Please note – this post contains affiliate links. This means that I earn, at no expense to you, that I earn a very small commission if you use my link to buy a product. This just helps me to continue to make these free tutorials. The products I have used are linked at the bottom of the post.
A little while ago I shared my tutorial for the watercolour clay technique. After that I have been thinking over how to use the technique in another way so that the clay has a pattern to it. I also love how translucent clay gives a look of frosted glass and am interested to see all I can do with it ( I used it here tinted with alcohol inks to make whimsical flowers).
This tutorial was a tricky one to photograph as the photos are of translucent and white clay so just bear with me as you scroll through the photos. Its gets really good at the end when you see the finished result.
Polymer Clay Translucent and White Cane with Watercolour Clay Technique
1) Condition some white clay and roll out on a numer 4 on your pasta machine. Paint small patches of green acrylic paint (do a test patch of paint on some scrap clay first – not all acrylic paint dries on polymer clay).
2) Add more paint in blue, overlapping the green a little.
3) Add gold in all the remaining gaps. It will look messy – just go with it. Put to one side to dry.
4) Condition some translucent clay. Using a triangle disc extrude translucent and then white clay.
5) Cut the white triangles at 4″ long. Line 7 triangles side by side.
6) Cut 7 triangles from the translucent clay at 4″ long. Lay them upside down in the other triangles. Cut the 7th in half and place half on each end.
7) Roll out a sheet of white and translucent on a number 6. Place a sheet of white on top of the translucent triangles. Place a sheet of translucent on the white and then a layer of white on top of that.
8) Ok, this is a terrible photo but make a separate stack of white and translucent clay. Alternate the clay rolled out on a number 6 – I did two layers of white with the translucent.
9) Cut slices from your stack made in step 8 and lay the slices lengthways on your cane.
10) On top of this add a layer of white (rolled on a number 6 on your machine) and a row of translucent triangles.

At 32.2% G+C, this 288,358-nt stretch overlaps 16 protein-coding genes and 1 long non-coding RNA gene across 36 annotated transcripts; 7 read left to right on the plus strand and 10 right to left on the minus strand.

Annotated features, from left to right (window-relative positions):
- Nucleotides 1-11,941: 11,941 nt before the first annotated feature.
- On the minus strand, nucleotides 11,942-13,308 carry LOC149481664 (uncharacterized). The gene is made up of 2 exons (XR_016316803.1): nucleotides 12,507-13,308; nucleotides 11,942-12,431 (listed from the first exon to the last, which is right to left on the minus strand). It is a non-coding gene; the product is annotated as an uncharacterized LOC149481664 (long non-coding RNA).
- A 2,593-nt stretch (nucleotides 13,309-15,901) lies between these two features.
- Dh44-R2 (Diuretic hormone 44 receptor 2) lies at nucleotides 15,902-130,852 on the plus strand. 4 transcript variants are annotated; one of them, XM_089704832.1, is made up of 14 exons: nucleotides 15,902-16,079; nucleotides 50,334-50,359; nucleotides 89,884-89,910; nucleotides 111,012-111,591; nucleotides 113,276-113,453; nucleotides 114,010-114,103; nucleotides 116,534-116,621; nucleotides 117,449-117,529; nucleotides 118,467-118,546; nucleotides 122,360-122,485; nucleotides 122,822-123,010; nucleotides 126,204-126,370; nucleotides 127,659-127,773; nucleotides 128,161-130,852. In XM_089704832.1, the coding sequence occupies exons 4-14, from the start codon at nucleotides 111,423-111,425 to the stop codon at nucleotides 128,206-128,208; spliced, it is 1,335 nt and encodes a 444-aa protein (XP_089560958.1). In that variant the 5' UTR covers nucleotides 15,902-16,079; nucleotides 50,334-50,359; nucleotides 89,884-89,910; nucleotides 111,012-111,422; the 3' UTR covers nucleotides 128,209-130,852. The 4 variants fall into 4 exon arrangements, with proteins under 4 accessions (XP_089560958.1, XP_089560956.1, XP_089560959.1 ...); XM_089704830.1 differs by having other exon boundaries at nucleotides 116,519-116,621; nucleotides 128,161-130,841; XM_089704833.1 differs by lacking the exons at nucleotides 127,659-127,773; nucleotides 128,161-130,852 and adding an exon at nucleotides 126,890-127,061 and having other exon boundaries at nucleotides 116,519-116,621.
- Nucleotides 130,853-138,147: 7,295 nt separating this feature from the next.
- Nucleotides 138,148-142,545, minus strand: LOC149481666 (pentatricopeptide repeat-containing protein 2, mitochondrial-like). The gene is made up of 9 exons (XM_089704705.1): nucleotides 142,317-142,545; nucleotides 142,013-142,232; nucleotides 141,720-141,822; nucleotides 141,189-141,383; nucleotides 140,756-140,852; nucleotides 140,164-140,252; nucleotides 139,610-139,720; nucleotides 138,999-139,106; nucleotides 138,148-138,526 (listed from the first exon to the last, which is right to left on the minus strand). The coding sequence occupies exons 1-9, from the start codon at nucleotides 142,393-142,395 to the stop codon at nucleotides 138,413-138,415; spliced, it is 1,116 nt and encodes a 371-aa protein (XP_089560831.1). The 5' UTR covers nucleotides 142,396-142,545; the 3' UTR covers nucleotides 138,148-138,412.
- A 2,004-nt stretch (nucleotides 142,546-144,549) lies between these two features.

11) Layer white triangles upside down to fill in the gaps.
12) Layer up with white, then translucent and another later of white all rolled on a number 6.
13) Add another layer of the striped cane and a final layer of white rolled out on a number 6.
14) Reduce your cane down.
15) Measure your cane and cut it in half. Stack on top of each over. I stacked it so that my white triangles became diamonds in the middle.
Make sure you check front and back of the cane to make sure the pattern is lining up properly.
Continue to reduce a little more.
16) Roll out some gold on a number 7 on your clay machine and back in on to the painted clay. This ensures the back of your jewellery is neat (everything sticks to white clay!)
17) Take a thin slice of cane and place it on top of the painted clay.
18) I cut around the clay so I was only working with a small section. Roll the patterned clay so that the layers are properly adhered to each other. This has the added benefit of ensuring the translucent clay is as this as possible.
19) Cut shapes from your clay and add jump rings as required. I have a tutorial showing how to do this here.
Put in the oven as directed on the packet of clay. As soon as they are out put the clay in a bath of ice cold water. This apparently helps the translucent clay become, well, translucent. I have never tested the theory though!
20) Ta-da – The translucent clay gives the paint underneath a much softer finish. I finished mine with 2 coats of gloss varnish.
Listed below are the products use for this technique. These are affiliate links for Amazon UK and Amazon US. I only list items I use and love 🙂
Fimo profession in white, Translucent White and Gold
Acylic Lumiere Paint ( I used Pearlescent Emerald, Halo Blue Gold and Sunset Gold)
Clay extruder and cutting blades
Fimo Professional in White, Translucent White and Gold
Acrylic Lumiere Paint ( I used pearlescent Emerald, Halo Blue and Sunset Gold)
Clay extruder and cutting blades
I hope you enjoyed that. Make sure to check out some of the other tutorials I listed – the original watercolour clay tutorial uses craft chalk to add colour. This would work well here too.
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Also, let me know what you think. Do you like this style of tutorial? Is there any techniques you would like me to try? I’d love to hear from you.
Thank you for the wonderful tutorial! Love the soft pastel shades that this process results in.
Thank you Anita. I’m so glad you enjoyed it. I’m always pleasantly surprised (although I’m not sure why when I know it’ll be the result 😆) at the soft pastel colours in the end pieces.
I’m ready for your take on the watercolour technique… fabulous result, thank you 😻
Your welcome – I am so glad you enjoyed it 🙂